It’s easy to get carried away when investing in a hot stock. Here’s how investment manager Chris Robertson decides when to buy and when to sell:

 

Cut your losses and let your winners run

If you have a loss the natural tendency is to want to hang onto it in the hope the loss reverses and you make your money back. Whereas if you are making a profit you want to take the profit and run because it’s a good feeling to have a winner.

You should flip this tendency. Cut your losses early and continue holding the winners – remember the easiest way to have a big loss is to start with a small one.

 

Let the next trader take the risk

If a stock has rallied hard over a short period of time, say 50 to 100 per cent, the probability of the rally continuing reduces and the probability of a pull-back increases.

It’s better to review the investment, look to take profits and let the next trader take the risk of a pullback.  I often see traders hang on for that last 10 per cent only to see the stock price retrace to where it started.

Hand off the risk to the next trader and recycle your capital into something else. If you have made a profit that seems too good to be true, it likely is and you can see stocks go back down very quickly.

Typically it’s a big return in a short period of time, if you look at Bubs Australia (ASX:BUB) it rallied 35 per cent on the IPO, then pulled back and then rallied to 93c over a short time period.

Since the IPO at 10c per share early in the year it was up more than nine times. With a rapid run like that the likelihood of it continuing has diminished. You should put your profits in your back pocket and leave the risk to someone else.  Bubs is currently at 50c.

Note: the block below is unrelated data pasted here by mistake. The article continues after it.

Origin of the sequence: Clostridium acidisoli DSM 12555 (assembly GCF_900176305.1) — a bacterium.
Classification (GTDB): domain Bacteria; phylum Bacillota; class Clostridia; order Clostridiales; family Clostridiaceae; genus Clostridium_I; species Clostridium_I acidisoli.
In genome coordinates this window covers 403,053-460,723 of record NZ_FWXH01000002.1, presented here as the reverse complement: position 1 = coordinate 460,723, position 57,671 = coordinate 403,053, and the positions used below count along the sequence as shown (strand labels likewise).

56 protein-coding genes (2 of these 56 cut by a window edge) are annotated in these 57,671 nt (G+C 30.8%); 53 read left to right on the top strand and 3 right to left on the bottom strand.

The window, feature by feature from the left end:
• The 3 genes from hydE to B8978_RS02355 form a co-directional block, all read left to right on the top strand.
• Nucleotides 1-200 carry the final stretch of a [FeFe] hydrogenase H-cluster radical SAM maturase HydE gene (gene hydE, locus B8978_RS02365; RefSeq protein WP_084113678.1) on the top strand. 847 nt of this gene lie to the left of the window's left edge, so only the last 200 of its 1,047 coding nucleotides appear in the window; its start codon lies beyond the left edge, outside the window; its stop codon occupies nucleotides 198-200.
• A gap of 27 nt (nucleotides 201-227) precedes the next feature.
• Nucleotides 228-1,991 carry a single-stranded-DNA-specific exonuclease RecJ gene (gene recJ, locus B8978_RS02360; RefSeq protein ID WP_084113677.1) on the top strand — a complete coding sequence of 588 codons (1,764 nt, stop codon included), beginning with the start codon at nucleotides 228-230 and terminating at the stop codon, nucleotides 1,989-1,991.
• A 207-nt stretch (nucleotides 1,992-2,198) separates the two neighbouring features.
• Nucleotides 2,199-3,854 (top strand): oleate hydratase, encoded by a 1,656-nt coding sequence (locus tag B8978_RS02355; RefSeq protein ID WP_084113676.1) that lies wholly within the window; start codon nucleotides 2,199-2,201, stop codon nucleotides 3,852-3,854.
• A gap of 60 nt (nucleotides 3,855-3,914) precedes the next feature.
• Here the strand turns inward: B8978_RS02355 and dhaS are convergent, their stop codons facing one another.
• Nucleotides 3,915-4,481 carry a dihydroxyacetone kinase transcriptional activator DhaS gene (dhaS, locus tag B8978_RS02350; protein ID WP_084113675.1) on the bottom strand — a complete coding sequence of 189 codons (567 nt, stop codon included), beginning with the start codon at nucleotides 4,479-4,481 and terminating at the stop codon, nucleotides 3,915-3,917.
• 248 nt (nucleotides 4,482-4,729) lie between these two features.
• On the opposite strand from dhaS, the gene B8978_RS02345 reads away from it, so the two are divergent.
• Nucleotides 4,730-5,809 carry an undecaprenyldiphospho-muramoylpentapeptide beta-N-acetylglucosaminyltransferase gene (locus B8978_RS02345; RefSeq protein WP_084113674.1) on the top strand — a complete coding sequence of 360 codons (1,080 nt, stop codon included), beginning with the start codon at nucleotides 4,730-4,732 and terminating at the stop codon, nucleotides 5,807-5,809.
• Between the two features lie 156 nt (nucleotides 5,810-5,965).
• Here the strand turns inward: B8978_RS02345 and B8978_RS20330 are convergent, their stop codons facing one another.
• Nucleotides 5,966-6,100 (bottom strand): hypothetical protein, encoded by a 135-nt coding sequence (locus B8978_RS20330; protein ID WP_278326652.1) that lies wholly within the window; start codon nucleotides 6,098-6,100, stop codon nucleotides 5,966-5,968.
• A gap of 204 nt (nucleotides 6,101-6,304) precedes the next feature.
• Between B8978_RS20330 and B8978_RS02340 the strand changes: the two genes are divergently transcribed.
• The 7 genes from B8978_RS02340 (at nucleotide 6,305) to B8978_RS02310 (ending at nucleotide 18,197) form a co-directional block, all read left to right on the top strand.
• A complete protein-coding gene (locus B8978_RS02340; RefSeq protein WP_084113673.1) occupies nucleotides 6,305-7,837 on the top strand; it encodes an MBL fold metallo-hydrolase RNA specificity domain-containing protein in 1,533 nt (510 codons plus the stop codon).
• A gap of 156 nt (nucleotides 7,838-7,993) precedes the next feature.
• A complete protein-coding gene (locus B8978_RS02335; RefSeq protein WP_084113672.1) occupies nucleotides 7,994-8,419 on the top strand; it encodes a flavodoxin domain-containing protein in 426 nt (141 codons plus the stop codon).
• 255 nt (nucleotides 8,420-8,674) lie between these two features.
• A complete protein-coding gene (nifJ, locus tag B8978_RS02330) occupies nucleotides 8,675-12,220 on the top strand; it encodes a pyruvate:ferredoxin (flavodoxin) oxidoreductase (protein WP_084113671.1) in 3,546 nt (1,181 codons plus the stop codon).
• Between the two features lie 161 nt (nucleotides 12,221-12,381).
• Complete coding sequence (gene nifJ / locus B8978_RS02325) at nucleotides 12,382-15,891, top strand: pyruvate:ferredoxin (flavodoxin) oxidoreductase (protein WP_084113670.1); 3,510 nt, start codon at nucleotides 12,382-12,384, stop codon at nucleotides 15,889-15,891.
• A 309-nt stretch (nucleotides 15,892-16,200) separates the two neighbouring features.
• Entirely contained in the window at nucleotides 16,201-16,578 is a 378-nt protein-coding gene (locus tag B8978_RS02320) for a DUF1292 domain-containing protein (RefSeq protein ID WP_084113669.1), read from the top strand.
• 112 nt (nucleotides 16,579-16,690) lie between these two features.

Chasing is a one-way ticket to the poor house

When a stock rallies, investors often experience FOMO and pile in. Typically, by that stage the information is already priced in, the run is slowing and the savvy traders — the early ones in — are in fact exiting.

Herding perpetuates stock price momentum and leads to long-term overshooting of share prices on both the upside and downside.

Financial markets are based on everyone’s individual assessments of the same available information and it is easy to get sucked in to the information vacuum. Forums can be unhelpful because people are posting anonymously and you never know what they are trying to peddle.

The best way to control that is to know your entry target and stick to it. You need to be disciplined on your entries because if something has rallied and you try to get in above your target entry price, it’s often time to get out.

 

Buy the rumour and sell the fact

Whenever there is an impending announcement, say a new product launch or drill results, often everyone wants to buy in on the hope that it’s going to be good. They don’t want to miss out.

Once it is announced, it often doesn’t live up to what people expect and the price can often revert. You often see this with product launches, biotech approvals or drilling announcements.

Future uncertainty that causes traders to irrationally cling on to some fact or information that should not affect decision making is called an “anchoring bias”. Often this causes rallies into news events, then once the news is known traders sell and the information uncertainty has gone.

A good example of this is Thred (ASX:THD). In the lead up to the app launch in mid-May the share price rallied but after it launched the price weakened.

 

Recent performance may not be the best guide

People have a natural tendency to rely more on recent observations than past events. They extrapolate this information too far into the future when, in fact, more reliable longer-term averages are appropriate.

In sport, this is known as the ‘hot hand fallacy’. A player is often selected for a crucial task on the basis of a good recent performance, rather than a player with good long-run statistics.

This is true in investing as well. People sometimes mistakenly believe that if a stock has gone up ten days running, it is hot and will continue to rise.

 

Chris Robertson is a Sydney-based Investment Manager who has been working in the investment management industry globally for more than 25 years. He is director of Arthur Austin Advisory.

In his monthly column Chris brings insights to Stockhead honed by years at the investment coal face. He is on Twitter @ChrisRobbo01.

 

This article does not constitute financial product advice. You should consider obtaining independent advice before making any financial decisions.